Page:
US Pharm. 2008;33(2):8.

OIG Report: Pharmacists' Profits on Medicare Part D Razor Thin
Alexandria, VA -- A report released by the Office of the Inspector General (OIG) of the Department of Health and Human Services should come as little surprise to thousands of retail pharmacy entrepreneurs. The report discloses that the difference between Part D payments and drug acquisition costs is $9.13 per prescription including wholesale rebates. With the $2.27 dispensing fee, the compensation to pharmacies averages $11.40 per prescription. A recent study from accounting consulting firm Grant Thornton found that the average cost to dispense a Medicare Part D prescription drug is $10.50, yielding 90 cents, on average, per prescription. With an average prescription price of $68.26, the pharmacy nets an anemic 1.3% net profit margin. Responding to the OIG report, National Community Pharmacists Association Executive Vice President and CEO Bruce Roberts said, "When you also consider the slow rate of reimbursementÖpharmacists may be forced to close their doors, or stop participating in these government programs and patient access to the medicines they need will be seriously threatened."

South Carolina Pharmacists May Get Higher Dispensing Fee
Alexandria, VA -- The National Association of Chain Drug Stores (NACDS) is giving kudos to a proposed Medicaid dispensing fee increase for South Carolina pharmacists. According to NACDS, the South Carolina Department of Health and Human Services (DHHS) recently announced it has petitioned the Centers for Medicare and Medicaid Services to more than double the dispensing fee paid to pharmacists in the state for filling Medicaid prescriptions from $4.05 to $9.94. The new fee was based on a study commissioned by DHHS to find out the actual cost of dispensing a Medicaid prescription in South Carolina.

U.S. Health Care Spending Increases Slightly
Washington, DC -- According to a report from the Centers for Medicare and Medicaid Services' Office of the Actuary, 2006 U.S. health care spending increased 6.7% to $2.1 trillion, or $7,026 per person. This represented a slight increase of 0.2% over the previous year. The results, recently published in Health Affairs, showed that the health care portion of gross domestic product was 16%, also slightly higher than in 2005. Prescription spending jumped to 8.5%, partly due to the impact of Medicare Part D. As a result, Medicare spending increased to 18.7% in 2006 compared to a drop of 9.3% the previous year.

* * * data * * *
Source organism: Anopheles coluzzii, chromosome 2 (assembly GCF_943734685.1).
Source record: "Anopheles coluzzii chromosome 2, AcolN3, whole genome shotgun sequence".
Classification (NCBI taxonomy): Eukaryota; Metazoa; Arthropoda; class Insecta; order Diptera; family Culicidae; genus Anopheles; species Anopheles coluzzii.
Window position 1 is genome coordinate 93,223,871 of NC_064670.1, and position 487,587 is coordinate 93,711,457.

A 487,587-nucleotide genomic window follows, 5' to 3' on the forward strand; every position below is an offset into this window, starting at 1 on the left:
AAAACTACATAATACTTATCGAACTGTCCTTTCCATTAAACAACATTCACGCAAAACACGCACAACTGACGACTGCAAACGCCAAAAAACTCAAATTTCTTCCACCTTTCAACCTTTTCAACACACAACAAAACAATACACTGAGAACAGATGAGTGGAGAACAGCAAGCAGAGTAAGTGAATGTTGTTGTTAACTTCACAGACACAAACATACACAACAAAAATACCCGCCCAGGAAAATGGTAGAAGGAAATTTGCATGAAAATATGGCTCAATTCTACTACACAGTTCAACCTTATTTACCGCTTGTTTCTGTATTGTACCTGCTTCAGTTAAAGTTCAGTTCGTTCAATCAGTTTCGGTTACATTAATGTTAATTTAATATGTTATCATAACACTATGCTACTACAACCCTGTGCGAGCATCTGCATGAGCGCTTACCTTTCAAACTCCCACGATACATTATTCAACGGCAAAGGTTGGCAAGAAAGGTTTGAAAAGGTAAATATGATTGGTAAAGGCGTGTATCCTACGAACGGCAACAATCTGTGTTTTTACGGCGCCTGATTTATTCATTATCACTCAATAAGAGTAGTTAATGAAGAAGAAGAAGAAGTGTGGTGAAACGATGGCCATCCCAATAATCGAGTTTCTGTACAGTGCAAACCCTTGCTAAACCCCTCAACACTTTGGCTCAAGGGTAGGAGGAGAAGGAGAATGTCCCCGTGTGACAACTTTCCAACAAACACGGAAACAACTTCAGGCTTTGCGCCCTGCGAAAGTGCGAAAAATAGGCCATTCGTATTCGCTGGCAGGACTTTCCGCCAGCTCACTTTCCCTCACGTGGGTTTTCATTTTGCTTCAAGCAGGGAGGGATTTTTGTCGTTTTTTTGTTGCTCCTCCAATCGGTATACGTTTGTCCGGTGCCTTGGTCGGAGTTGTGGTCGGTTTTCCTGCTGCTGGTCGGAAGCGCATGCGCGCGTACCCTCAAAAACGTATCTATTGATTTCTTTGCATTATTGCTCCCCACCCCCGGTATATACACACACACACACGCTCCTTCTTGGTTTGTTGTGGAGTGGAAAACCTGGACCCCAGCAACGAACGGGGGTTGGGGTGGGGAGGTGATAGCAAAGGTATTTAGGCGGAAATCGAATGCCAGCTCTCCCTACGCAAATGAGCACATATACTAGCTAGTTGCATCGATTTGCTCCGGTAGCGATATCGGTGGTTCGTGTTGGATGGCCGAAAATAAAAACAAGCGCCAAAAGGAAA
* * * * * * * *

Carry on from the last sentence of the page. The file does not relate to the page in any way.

Pennsylvania's Population Second Oldest
Chester, PA -- According to data from the 2000 U.S. Census, Pennsylvania's population ranks among the oldest in the U.S. behind Florida. Widener University, in conjunction with the Pennsylvania Department of Education, conducted a survey of state baby boomers and centenarians about their attitudes toward their futures, work, wealth, and health issues. More than two-thirds of those polled said they had feared that health care expenses would destroy their retirement nest eggs.

2008 Remington Honor Medal Winner Named
Washington, DC -- J. Lyle Bootman, PhD, ScD, has been awarded the 2008 Remington Honor Medal, the profession's highest honor administered by the American Pharmacists Association. Considered a pharmacy research pioneer in the field of outcomes and pharmacoeconomics, Dr. Bootman is an expert in drug-related morbidity and mortality from a clinical and economic perspective. He has published nearly 250 manuscripts, monographs, and textbooks, many related to pharmacoeconomics and health outcomes.

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